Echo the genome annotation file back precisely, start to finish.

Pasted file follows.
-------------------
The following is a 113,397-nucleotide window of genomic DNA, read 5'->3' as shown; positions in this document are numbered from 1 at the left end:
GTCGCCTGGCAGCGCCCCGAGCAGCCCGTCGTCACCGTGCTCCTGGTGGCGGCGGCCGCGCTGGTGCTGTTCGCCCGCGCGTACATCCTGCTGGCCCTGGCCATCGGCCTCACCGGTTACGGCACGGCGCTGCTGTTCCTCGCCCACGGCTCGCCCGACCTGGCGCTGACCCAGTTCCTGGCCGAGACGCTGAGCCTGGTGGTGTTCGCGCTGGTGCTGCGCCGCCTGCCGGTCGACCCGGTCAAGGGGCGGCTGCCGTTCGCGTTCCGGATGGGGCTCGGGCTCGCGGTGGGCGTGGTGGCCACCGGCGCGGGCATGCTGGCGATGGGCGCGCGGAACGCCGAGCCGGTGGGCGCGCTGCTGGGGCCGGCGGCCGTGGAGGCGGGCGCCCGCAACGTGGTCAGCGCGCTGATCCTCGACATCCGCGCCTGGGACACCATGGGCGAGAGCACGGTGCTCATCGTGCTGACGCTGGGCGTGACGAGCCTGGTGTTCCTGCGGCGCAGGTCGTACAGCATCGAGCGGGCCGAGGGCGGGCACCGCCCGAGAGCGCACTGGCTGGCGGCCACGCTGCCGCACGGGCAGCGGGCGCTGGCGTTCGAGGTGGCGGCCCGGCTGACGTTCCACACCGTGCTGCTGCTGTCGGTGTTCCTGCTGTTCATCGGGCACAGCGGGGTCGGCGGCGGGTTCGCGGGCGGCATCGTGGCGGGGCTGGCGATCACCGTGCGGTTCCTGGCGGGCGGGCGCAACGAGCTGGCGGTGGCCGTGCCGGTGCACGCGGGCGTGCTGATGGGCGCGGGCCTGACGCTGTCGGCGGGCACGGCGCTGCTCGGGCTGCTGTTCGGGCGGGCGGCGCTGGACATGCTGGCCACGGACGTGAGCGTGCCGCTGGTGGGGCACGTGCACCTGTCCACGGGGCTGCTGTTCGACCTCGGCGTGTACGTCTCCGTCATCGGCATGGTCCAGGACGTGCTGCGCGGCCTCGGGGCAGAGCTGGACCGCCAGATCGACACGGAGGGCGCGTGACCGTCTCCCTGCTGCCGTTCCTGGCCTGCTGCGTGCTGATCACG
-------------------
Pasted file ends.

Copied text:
The following is a 113,397-nucleotide window of genomic DNA, read 5'->3' as shown; positions in this document are numbered from 1 at the left end:
GTCGCCTGGCAGCGCCCCGAGCAGCCCGTCGTCACCGTGCTCCTGGTGGCGGCGGCCGCGCTGGTGCTGTTCGCCCGCGCGTACATCCTGCTGGCCCTGGCCATCGGCCTCACCGGTTACGGCACGGCGCTGCTGTTCCTCGCCCACGGCTCGCCCGACCTGGCGCTGACCCAGTTCCTGGCCGAGACGCTGAGCCTGGTGGTGTTCGCGCTGGTGCTGCGCCGCCTGCCGGTCGACCCGGTCAAGGGGCGGCTGCCGTTCGCGTTCCGGATGGGGCTCGGGCTCGCGGTGGGCGTGGTGGCCACCGGCGCGGGCATGCTGGCGATGGGCGCGCGGAACGCCGAGCCGGTGGGCGCGCTGCTGGGGCCGGCGGCCGTGGAGGCGGGCGCCCGCAACGTGGTCAGCGCGCTGATCCTCGACATCCGCGCCTGGGACACCATGGGCGAGAGCACGGTGCTCATCGTGCTGACGCTGGGCGTGACGAGCCTGGTGTTCCTGCGGCGCAGGTCGTACAGCATCGAGCGGGCCGAGGGCGGGCACCGCCCGAGAGCGCACTGGCTGGCGGCCACGCTGCCGCACGGGCAGCGGGCGCTGGCGTTCGAGGTGGCGGCCCGGCTGACGTTCCACACCGTGCTGCTGCTGTCGGTGTTCCTGCTGTTCATCGGGCACAGCGGGGTCGGCGGCGGGTTCGCGGGCGGCATCGTGGCGGGGCTGGCGATCACCGTGCGGTTCCTGGCGGGCGGGCGCAACGAGCTGGCGGTGGCCGTGCCGGTGCACGCGGGCGTGCTGATGGGCGCGGGCCTGACGCTGTCGGCGGGCACGGCGCTGCTCGGGCTGCTGTTCGGGCGGGCGGCGCTGGACATGCTGGCCACGGACGTGAGCGTGCCGCTGGTGGGGCACGTGCACCTGTCCACGGGGCTGCTGTTCGACCTCGGCGTGTACGTCTCCGTCATCGGCATGGTCCAGGACGTGCTGCGCGGCCTCGGGGCAGAGCTGGACCGCCAGATCGACACGGAGGGCGCGTGACCGTCTCCCTGCTGCCGTTCCTGGCCTGCTGCGTGCTGATCACG